Laparoscopic surgery is commonly called “minimally invasive” surgery because it involves smaller incisions than traditional open surgery. Incisions are typically 0.5-1 cm, compared with several inches for open surgery. Laparoscopic surgery is a latest advancement in the field of all the types of abdominal cancers- esophageal, gastric, pancreas, liver, gall bladder and bile ducts, colon & rectum and appendiceal.
The only difference between the classical open and laparoscopic surgery is in the approach of entering inside abdomen. The extent of surgery remains same in both the methods and people must not think that in laparoscopic surgery cancer is not taken out completely.
For the procedure, your stomach is inflated with carbon dioxide gas to create a visual field and enough room for your surgeon to work. At the outset, surgeon makes a small incision near your belly button and inserts a special camera known as a laparoscope. The purpose is to make sure the operation can be done safely. Certain conditions, such as a large amount of inflammation, may obscure your surgeon’s view and require a larger incision to operate safely.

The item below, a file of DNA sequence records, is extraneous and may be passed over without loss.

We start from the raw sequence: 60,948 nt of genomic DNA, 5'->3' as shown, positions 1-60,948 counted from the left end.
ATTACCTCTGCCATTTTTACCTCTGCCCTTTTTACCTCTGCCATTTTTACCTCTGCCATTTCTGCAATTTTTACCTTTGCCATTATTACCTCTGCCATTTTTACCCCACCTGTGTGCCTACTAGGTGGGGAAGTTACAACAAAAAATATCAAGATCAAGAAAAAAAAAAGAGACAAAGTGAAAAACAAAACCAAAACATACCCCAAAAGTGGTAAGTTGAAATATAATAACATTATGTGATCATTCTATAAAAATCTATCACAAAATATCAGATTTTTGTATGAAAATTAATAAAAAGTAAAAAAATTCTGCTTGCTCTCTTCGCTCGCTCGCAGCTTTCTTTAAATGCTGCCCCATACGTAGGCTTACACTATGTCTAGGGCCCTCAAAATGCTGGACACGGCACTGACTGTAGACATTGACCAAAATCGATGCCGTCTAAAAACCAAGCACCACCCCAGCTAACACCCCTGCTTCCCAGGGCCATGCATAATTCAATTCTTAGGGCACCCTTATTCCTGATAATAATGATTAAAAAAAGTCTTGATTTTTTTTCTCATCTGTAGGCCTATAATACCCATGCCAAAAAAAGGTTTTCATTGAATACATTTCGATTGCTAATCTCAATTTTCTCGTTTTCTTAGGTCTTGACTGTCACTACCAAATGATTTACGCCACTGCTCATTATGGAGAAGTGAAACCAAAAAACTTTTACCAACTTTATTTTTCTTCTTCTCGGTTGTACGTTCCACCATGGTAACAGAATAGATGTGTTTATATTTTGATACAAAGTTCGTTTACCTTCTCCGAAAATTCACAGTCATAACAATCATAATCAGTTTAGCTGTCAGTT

Doctor then makes other small incisions, or ports, and passes instruments shaped like tubes through each port. These instruments are long and narrow, and have clamps, scissors and sutures at the end. Surgeon the use these instruments throughout the surgery to manipulate, cut and sew tissue while watching the video from the laparoscope on high-resolution monitors in the operating room.
The advantages of laparoscopic surgery over open surgery may include:
- Shorter recovery time
- Less pain
- Less scarring
In some situation, surgeons opt to create a port large enough to insert their hand during the operation. This technique is called hand-assisted laparoscopy. It requires a port larger than typical laparoscopic incisions, but still smaller than the incision made during open surgery.